HCMC – Prime Minister Nguyen Xuan Phuc has issued Directive No. 29/CT-TTg on measures to restrict the trade and consumption of wildlife, a problem that has had devastating impacts and caused concern for many years.
The directive bans the import of live wild animals and wildlife products, strictly eliminates any wildlife markets and prohibits hunting, transporting, slaughtering, selling, buying, storing, consuming or advertising of wildlife, including online sales.
It also strengthens measures to monitor epidemics and veterinary hygiene at permitted wildlife farming operations in accordance with the Law on Livestock and the Convention on International Trade in Endangered Species of Wild Fauna and Flora.
The prime minister assigned the Ministry of Agriculture and Rural Development with the primary responsibility of leading these efforts and coordinating with relevant agencies, while the Ministry of Public Security was asked to strengthen the enforcement of violations.
According to WildAid Vietnam representative Hoang Thi Minh Hong, the issuance of this directive is exceptionally important after the Covid-19 pandemic once again provides evidence of wildlife-to-human infectious disease transmission.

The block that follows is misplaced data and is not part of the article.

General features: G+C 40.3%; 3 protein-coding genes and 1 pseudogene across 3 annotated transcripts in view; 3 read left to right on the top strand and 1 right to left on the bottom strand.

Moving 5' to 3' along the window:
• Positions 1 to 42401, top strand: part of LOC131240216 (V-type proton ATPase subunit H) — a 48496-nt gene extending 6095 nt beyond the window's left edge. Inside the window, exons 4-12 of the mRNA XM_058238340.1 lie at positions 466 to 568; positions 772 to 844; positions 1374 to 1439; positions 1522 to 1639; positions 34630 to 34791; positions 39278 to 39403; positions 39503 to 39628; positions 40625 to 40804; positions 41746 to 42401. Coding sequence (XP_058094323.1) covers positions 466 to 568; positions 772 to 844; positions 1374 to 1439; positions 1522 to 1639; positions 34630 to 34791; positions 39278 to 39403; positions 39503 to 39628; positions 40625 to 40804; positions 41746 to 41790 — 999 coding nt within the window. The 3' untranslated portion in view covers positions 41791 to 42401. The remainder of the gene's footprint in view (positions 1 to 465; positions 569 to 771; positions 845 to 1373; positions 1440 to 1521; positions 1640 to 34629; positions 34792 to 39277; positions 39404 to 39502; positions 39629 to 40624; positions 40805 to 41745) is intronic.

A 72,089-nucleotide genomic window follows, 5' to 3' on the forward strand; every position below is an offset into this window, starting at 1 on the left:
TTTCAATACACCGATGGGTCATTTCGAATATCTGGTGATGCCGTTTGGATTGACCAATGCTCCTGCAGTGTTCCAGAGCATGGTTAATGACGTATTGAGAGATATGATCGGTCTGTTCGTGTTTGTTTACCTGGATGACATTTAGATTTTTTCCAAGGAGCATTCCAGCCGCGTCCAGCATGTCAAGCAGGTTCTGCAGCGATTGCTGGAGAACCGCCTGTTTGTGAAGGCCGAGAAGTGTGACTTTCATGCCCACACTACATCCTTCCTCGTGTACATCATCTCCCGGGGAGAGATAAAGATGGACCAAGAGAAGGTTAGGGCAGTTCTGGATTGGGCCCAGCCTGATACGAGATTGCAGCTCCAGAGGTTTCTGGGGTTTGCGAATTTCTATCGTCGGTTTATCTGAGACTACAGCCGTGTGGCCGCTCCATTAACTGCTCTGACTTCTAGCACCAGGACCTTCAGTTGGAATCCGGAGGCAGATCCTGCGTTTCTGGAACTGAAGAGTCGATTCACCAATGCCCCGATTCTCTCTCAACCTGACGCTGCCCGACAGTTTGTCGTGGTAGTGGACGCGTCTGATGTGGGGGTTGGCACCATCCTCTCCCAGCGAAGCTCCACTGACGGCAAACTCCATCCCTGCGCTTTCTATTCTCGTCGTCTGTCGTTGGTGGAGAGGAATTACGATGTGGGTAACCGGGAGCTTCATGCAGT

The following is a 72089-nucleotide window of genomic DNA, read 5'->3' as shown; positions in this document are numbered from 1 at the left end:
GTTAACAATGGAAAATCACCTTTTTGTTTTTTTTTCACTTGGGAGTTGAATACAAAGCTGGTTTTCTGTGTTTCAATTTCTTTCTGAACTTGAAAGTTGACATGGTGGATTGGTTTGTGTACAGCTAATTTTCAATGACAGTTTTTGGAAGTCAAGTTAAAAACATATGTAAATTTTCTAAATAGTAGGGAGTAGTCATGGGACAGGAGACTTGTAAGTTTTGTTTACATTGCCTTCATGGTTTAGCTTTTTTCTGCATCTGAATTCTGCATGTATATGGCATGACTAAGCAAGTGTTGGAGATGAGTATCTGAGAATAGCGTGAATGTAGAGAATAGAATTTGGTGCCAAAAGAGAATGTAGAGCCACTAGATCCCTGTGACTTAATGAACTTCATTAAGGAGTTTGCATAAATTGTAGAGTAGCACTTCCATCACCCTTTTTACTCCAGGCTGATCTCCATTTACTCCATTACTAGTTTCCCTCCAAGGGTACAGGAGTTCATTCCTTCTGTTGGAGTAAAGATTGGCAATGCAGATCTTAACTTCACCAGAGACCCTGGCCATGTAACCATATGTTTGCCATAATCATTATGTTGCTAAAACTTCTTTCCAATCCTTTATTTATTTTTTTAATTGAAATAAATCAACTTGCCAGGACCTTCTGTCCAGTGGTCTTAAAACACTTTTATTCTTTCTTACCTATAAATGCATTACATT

A recent survey by the World Wildlife Fund and GlobeScan showed that some three-quarters of Vietnamese people agreed that a closure of markets where wild animals are sold and the closure of illegal and unregulated wildlife restaurants would be effective in preventing a similar outbreak in the future.
Some 15% of Vietnamese respondents admitted that they have either bought or know someone who has bought wildlife products in an open wildlife market in the past 12 months. Together with Thailand, this is the highest figure among the five Asian countries surveyed.
“Vietnam’s Government shows strong leadership with this comprehensive action and focus on stopping imports, closing all wildlife markets and prohibiting any consumption, buying and advertising. These actions will help save many species while also protecting global health,” noted John Baker, chief program officer of environmental organization WildAid.
According to WildAid, business leaders in Vietnam have also helped with wildlife protection. Over 40 leaders from the country’s top companies as well as leaders from several international chambers of commerce have joined the “Pledge for Wildlife” not to buy, consume or gift any wildlife products.
“It is not too late to end the unsustainable trade that is putting wildlife on the brink of extinction,” stated Paul Thomson, director of the Pangolin Crisis Fund. A united effort involving governments, citizens and conservation groups can turn the tide for threatened species, he added.